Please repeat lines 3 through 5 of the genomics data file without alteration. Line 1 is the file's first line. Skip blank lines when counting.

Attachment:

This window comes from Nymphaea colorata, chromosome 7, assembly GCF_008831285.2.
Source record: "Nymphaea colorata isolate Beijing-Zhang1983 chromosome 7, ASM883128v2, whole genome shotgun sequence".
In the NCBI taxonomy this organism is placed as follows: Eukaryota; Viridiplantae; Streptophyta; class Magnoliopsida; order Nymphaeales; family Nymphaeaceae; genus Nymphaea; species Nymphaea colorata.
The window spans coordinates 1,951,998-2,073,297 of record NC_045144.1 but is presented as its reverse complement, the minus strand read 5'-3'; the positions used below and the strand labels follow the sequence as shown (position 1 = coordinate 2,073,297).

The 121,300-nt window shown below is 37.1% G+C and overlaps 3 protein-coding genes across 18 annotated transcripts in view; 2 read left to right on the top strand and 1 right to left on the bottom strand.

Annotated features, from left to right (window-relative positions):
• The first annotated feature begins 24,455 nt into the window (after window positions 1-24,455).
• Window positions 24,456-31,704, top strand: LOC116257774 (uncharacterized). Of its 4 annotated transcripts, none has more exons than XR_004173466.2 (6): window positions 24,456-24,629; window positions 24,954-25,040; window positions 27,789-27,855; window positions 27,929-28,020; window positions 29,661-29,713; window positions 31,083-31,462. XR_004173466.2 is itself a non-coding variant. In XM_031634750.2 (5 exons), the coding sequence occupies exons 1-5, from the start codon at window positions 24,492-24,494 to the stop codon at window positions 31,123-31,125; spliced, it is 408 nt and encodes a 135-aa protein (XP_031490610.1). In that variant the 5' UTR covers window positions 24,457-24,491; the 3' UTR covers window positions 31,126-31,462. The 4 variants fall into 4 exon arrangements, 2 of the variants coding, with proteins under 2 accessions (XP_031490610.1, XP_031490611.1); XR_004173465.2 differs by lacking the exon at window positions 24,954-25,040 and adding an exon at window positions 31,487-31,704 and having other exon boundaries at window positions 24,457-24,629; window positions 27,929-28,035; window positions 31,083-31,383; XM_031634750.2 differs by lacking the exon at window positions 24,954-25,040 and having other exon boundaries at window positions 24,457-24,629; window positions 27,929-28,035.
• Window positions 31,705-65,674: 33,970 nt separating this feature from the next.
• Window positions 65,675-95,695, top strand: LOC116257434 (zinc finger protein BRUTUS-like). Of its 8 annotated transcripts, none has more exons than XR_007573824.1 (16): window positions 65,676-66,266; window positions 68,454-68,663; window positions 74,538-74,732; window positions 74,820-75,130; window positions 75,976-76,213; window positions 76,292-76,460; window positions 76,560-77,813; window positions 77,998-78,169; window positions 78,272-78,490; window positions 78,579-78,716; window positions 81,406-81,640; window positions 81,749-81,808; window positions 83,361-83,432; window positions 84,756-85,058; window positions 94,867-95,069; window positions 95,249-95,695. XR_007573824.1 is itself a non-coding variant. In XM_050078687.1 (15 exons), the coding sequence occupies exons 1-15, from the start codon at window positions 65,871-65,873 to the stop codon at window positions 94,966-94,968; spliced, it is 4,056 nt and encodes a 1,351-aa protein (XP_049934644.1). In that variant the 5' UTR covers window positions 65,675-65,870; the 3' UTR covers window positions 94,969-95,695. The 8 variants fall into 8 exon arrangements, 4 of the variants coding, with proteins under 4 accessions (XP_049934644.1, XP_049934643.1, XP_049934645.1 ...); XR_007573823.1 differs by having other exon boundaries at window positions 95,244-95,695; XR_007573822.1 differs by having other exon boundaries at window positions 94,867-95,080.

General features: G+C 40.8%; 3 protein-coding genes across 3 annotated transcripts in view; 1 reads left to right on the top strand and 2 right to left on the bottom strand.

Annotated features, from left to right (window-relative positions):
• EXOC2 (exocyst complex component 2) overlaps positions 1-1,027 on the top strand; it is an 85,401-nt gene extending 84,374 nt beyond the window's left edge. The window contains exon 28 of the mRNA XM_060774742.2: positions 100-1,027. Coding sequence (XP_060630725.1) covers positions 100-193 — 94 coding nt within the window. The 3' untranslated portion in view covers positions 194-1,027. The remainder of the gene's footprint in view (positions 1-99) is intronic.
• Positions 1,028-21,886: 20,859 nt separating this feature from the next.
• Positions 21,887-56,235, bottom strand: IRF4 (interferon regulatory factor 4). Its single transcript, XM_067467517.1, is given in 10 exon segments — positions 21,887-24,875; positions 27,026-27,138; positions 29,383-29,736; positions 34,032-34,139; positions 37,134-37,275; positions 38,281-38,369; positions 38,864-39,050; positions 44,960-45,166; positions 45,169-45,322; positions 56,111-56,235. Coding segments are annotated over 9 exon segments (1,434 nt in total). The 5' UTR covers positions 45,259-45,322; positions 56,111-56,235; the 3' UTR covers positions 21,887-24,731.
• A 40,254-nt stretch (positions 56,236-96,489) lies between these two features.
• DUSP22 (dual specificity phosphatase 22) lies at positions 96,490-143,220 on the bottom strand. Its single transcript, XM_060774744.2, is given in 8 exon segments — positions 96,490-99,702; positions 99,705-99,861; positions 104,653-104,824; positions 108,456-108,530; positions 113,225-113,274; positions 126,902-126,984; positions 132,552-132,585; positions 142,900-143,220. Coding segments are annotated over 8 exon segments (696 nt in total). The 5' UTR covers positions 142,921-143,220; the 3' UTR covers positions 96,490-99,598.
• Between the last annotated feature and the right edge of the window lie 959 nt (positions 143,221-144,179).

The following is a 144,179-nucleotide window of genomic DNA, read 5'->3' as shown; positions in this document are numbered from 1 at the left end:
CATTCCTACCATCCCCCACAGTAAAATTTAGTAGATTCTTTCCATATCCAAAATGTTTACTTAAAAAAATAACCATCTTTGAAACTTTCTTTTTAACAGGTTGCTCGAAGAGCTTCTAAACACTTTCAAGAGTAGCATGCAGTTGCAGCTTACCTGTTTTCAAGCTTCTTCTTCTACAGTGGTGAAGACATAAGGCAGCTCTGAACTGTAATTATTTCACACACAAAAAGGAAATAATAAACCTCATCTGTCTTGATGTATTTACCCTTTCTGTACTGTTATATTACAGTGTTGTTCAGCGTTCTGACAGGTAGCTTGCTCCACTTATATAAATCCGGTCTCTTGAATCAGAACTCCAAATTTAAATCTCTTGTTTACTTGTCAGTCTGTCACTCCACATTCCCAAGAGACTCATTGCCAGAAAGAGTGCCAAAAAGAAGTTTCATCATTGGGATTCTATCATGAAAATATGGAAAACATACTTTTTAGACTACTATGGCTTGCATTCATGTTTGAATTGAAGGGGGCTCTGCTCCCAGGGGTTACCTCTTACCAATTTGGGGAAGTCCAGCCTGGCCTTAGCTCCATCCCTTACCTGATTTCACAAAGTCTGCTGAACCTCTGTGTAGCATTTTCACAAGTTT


In the NCBI taxonomy this organism is placed as follows: Eukaryota; Viridiplantae; Streptophyta; class Magnoliopsida; order Nymphaeales; family Nymphaeaceae; genus Nymphaea; species Nymphaea colorata.
The window spans coordinates 1,951,998-2,073,297 of record NC_045144.1 but is presented as its reverse complement, the minus strand read 5'-3'; the positions used below and the strand labels follow the sequence as shown (position 1 = coordinate 2,073,297).

The 121,300-nt window shown below is 37.1% G+C and overlaps 3 protein-coding genes across 18 annotated transcripts in view; 2 read left to right on the top strand and 1 right to left on the bottom strand.